I have owned several Mustangs because they were cheap fun but they were not the game changer that they were trying to be like (corvette) they were a cheap imitation of a real important part of our automotive history.  

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I have to go with the GT Hawk myself. I drove a '56 Golden Hawk to High School for a while. The Avanti was different and neat when it came out but it has that non-automotive look to it. It doesn't have the organic look that cars had. It looks more like something to keep vegetables in to keep them from spoiling.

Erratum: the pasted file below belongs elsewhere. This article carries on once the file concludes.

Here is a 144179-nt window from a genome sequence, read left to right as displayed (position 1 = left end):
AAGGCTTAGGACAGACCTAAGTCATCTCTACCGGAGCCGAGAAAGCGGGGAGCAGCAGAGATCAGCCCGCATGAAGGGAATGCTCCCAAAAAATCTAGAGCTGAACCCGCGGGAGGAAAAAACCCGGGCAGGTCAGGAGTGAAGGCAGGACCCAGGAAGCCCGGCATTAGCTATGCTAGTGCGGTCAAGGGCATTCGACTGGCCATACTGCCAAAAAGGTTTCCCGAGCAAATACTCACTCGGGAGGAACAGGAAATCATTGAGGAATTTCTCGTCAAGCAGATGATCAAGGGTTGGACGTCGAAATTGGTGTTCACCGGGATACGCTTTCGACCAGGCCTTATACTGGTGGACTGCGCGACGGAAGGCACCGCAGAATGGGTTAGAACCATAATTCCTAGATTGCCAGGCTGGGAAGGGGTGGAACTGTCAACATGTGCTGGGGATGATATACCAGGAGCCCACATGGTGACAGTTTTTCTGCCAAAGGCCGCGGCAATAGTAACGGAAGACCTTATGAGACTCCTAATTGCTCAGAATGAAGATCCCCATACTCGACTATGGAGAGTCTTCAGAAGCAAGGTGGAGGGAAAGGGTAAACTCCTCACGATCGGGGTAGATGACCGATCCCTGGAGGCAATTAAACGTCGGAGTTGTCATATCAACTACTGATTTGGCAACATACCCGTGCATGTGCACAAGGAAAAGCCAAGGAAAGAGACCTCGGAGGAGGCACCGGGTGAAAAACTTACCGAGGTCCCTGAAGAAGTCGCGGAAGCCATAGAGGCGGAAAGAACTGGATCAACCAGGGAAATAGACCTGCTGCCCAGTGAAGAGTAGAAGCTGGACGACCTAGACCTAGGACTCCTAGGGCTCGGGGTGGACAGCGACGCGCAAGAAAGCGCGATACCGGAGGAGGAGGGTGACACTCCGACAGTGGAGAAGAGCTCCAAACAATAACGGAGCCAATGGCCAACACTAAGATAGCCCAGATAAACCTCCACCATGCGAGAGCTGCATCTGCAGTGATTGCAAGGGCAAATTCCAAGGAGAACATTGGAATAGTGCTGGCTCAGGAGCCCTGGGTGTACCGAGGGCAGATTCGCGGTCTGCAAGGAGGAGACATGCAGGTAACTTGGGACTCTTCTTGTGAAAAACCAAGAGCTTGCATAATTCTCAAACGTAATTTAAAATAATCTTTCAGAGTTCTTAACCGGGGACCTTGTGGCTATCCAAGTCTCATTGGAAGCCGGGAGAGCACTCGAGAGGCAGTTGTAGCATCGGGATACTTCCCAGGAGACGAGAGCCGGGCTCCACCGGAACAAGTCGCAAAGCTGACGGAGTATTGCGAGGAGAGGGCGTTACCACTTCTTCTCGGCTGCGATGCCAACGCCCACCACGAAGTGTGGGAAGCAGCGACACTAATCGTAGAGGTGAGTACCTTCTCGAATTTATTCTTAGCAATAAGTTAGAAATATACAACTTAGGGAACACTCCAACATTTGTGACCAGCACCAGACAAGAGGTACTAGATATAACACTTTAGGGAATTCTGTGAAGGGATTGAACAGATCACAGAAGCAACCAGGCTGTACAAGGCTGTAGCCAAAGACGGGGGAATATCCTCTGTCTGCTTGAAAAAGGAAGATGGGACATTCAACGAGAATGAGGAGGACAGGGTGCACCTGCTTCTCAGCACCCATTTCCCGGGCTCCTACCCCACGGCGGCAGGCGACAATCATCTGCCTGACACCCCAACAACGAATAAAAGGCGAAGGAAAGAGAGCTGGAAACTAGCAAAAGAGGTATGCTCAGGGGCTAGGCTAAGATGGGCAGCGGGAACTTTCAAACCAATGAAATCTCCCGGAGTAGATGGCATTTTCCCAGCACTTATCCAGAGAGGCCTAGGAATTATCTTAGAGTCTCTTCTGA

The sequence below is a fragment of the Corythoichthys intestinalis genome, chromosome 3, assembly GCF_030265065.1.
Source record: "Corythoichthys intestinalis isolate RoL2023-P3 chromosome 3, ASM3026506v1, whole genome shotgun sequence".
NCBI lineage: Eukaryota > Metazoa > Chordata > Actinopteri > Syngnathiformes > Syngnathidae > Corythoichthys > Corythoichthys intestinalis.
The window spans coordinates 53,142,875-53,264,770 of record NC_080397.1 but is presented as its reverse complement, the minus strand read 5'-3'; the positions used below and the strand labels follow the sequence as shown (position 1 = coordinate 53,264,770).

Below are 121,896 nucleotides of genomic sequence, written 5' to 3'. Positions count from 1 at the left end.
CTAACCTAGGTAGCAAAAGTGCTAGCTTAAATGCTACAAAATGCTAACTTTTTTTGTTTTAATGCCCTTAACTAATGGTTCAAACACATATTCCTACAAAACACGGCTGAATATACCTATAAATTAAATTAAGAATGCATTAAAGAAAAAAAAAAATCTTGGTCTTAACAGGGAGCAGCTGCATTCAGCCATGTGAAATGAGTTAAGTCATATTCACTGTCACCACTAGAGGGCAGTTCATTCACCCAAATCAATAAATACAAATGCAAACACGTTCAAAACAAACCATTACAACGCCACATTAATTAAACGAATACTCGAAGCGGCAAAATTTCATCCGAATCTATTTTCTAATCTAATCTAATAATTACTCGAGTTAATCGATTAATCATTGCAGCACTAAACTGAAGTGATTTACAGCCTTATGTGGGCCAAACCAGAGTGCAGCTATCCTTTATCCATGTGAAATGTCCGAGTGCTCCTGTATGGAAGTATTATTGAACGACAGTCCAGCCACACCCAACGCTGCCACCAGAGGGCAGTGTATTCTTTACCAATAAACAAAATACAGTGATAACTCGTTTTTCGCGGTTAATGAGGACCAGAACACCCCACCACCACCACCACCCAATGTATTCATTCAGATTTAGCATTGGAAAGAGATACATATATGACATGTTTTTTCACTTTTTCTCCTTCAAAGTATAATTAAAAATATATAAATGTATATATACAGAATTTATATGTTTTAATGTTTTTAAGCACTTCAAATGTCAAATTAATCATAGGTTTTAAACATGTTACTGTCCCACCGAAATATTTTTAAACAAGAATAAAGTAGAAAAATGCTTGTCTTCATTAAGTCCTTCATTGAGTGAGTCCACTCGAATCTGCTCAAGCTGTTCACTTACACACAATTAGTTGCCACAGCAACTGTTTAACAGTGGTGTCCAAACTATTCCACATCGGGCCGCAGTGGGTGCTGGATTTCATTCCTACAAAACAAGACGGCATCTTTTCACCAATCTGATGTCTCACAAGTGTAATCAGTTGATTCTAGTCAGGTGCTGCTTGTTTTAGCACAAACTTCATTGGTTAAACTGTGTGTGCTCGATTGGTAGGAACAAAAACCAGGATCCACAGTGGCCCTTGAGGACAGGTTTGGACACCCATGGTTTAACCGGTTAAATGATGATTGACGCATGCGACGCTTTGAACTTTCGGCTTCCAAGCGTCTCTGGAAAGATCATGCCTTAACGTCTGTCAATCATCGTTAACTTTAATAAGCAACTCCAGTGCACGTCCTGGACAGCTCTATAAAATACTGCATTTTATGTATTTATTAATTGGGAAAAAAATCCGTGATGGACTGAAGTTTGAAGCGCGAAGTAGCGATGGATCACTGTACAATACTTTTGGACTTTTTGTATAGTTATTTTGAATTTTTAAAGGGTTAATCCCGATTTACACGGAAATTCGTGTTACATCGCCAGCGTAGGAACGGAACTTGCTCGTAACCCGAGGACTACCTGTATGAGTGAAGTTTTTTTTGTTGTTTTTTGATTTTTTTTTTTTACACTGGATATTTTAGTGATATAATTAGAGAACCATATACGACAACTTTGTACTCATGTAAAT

I still remember how European my Hawk felt with the gauges, almost flat windshield, and long hood. The roof on the GT made it just classier.

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34 minutes ago, 60FlatTop said:

I still remember how European my Hawk felt with the gauges, almost flat windshield, and long hood. The roof on the GT made it just classier.

 

I recall the first time I looked at one in person the European dash and square roofline just grabbed me too.  I would probably end up picking a Golden Hawk but as you said the GT is probably the classier design